Mental Health Awareness Week – This Years’ Focus is on ‘Loneliness’

By Helen Burrowes

Senior HR Consultant

The Mental Health Foundation has recently announced that this years’ Mental Health Awareness Week’ will focus on loneliness.

What is loneliness and how can organisations look out for their employees?

According to the Mental Health Foundation, ‘Loneliness affects millions of people in the UK every year and is a key driver of poor mental health.’  In the last two years, specifically during the pandemic, there was a lack/reduction of human interaction, people felt isolated and unable to cope. Normally, to interact with others, people would socialise at work, and in public places for example: gyms, coffee shops etc, however during the pandemic this was either limited or reduced therefore putting people at a higher risk of poor mental health.

Loneliness can also include situations where people feel that they are managing something on their own; with no network and feeling that they have no support. This may include carers, who are struggling with the day to day of caring for another people – whether that is a child or other family members. Loneliness, may also relate to a medical condition, where the person feels uncomfortable about reaching out for support or talking to others, specifically if they feel that this may have an impact on their employment.

Why it is important to talk!

A ‘Time to Talk’ day was previously set up by the Mental Health at Work Organisation, enabling people to open up and discuss how they are feeling. This allows for more awareness and discussion around the relevant support available.  Organisation’s can adopt this approach to encourage their people to talk in a safe environment, and to identify where the company can provide the necessary support.

Employers have an obligation to look after their employees physical and mental health. Part of this will be communicating what support your business may have in place. For example, your business may offer professional medical support provided by a GP or through an Employee Assistance Programme (EAP).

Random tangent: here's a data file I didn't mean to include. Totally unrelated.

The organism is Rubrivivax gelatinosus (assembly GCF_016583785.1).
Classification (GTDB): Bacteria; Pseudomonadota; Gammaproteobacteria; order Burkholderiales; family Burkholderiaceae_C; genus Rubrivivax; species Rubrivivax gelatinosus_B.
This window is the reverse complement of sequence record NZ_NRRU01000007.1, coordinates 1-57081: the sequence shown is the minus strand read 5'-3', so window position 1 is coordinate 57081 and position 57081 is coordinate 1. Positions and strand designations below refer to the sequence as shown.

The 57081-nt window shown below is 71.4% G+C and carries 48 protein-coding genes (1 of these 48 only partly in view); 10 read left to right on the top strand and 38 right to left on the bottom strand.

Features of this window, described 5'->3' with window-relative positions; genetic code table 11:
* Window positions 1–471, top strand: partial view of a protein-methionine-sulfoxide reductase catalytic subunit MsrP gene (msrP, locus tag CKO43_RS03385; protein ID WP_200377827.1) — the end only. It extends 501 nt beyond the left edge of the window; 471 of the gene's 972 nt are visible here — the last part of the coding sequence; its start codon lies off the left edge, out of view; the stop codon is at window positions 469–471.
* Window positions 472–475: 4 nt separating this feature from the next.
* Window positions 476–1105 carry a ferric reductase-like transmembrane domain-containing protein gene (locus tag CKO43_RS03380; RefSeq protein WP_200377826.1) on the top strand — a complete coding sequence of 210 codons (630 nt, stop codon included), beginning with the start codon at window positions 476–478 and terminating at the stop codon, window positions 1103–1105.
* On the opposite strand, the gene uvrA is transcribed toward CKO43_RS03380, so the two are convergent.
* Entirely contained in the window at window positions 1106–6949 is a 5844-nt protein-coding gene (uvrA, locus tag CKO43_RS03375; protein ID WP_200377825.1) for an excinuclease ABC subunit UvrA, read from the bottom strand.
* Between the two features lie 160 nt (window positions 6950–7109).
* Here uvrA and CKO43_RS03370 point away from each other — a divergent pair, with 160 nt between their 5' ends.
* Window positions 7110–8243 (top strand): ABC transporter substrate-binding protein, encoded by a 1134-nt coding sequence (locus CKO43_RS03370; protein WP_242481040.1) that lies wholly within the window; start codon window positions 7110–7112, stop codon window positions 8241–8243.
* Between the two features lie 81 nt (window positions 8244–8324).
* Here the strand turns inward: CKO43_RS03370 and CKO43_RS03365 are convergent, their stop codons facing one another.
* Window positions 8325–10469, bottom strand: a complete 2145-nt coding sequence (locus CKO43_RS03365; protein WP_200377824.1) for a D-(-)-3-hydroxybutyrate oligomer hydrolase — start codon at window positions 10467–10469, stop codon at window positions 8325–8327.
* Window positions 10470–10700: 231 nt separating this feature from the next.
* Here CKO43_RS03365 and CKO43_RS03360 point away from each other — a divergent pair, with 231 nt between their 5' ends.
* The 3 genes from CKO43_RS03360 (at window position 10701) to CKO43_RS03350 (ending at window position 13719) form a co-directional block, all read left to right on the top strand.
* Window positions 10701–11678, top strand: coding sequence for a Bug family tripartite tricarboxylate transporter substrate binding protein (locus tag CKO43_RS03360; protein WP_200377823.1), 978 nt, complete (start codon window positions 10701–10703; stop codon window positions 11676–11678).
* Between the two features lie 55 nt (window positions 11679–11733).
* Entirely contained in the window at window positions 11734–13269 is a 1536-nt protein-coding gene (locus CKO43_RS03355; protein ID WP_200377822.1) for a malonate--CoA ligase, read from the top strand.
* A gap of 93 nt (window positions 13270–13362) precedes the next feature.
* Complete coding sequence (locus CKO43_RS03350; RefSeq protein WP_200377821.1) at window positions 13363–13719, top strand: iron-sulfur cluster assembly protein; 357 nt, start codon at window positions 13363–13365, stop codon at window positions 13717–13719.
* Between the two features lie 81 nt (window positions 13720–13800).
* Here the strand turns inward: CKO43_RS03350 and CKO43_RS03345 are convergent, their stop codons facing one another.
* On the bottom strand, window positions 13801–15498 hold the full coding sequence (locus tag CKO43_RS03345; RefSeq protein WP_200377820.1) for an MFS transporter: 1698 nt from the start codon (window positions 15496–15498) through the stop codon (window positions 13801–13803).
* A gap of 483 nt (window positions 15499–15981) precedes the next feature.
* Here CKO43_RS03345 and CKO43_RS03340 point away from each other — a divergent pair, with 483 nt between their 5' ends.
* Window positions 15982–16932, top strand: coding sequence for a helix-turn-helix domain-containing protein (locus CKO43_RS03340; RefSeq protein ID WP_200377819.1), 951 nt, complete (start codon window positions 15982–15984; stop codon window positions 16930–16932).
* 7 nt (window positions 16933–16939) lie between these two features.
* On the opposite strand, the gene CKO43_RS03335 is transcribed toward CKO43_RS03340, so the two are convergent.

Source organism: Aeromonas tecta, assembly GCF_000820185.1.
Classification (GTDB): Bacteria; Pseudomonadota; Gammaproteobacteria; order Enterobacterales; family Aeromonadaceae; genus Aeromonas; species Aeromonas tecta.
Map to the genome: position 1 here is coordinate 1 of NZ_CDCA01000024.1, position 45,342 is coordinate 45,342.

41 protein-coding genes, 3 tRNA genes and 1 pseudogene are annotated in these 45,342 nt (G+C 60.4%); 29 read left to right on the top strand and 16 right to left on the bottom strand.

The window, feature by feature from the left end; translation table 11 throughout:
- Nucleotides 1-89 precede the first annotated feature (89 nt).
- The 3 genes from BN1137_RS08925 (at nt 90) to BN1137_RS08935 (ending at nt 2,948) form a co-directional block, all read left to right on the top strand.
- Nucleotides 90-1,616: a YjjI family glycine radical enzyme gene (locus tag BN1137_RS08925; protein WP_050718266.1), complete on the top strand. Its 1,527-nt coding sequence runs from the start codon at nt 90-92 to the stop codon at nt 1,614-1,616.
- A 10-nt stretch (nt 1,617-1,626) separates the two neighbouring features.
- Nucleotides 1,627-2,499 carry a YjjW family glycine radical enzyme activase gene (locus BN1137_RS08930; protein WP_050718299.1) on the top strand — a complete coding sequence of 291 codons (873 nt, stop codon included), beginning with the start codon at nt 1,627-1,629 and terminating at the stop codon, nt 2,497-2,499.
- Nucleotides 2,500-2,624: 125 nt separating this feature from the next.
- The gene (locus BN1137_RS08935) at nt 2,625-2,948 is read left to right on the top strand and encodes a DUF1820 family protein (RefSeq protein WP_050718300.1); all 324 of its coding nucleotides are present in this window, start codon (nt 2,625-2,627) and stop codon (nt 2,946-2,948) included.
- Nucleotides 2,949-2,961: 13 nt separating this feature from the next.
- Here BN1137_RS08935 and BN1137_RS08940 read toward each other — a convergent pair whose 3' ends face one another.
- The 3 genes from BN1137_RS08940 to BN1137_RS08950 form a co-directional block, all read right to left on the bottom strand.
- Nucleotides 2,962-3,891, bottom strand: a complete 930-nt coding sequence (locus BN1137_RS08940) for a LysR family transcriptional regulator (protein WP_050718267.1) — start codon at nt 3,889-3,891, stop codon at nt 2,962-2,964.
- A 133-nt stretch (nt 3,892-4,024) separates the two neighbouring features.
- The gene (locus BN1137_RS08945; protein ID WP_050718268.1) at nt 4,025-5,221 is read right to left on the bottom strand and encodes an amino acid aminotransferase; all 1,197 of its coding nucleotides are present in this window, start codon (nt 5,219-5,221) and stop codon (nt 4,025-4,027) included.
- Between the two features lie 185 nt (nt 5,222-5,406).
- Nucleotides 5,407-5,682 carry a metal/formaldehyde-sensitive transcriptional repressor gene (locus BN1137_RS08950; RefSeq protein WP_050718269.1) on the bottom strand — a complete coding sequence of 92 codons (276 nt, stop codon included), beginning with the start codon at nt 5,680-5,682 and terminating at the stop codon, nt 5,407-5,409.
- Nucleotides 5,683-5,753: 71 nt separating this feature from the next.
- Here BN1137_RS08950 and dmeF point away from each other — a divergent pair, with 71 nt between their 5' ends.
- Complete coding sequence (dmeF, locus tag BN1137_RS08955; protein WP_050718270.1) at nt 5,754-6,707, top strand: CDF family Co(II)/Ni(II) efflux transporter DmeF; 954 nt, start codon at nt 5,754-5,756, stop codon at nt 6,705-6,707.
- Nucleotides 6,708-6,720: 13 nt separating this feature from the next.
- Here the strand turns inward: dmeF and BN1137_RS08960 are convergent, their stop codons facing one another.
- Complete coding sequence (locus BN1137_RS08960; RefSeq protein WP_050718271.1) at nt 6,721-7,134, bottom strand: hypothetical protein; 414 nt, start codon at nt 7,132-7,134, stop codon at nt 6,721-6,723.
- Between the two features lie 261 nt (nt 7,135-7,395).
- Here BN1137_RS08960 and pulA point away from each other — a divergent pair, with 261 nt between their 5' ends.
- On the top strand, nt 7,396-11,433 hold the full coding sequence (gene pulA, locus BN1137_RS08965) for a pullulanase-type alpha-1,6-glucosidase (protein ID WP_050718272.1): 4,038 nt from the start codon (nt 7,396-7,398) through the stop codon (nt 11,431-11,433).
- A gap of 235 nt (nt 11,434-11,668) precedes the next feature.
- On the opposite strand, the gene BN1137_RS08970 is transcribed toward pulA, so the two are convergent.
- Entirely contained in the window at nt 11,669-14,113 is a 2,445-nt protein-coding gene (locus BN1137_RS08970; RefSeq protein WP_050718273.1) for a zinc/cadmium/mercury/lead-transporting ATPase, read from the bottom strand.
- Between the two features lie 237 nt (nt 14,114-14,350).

Support within your network of people is also important and can help to alleviate some of the day-to-day pressures.  Organisations offer internal support with various programmes including:

  • Training and upskilling line managers to enable them to spot mental health issues and approach conversations sensitively and appropriately’
  • Coffee with a colleague, allowing time during the working day to catch up
  • Social areas in the workplace for colleagues to come together
  • Team talks, where colleagues can check in with others to see how they are.

With so many networks of support available, reaching out is the most effective way to seek support.

And where the employee requires additional support, organisations can implement these more formal processes to ensure that their employees are receiving professional services:

  • Mental health first aid representatives
  • Menopause support
  • Mental health support
  • Employee Assistance Programmes (EAP)
  • Medical schemes.

If you would like to discuss any of the above support programmes or would like to implement a Mental Health Policy and Programme into your organisation, please contact the Nockolds HR team on 0345 646 0406 or fill in our online enquiry form and a member of our Team will be in touch.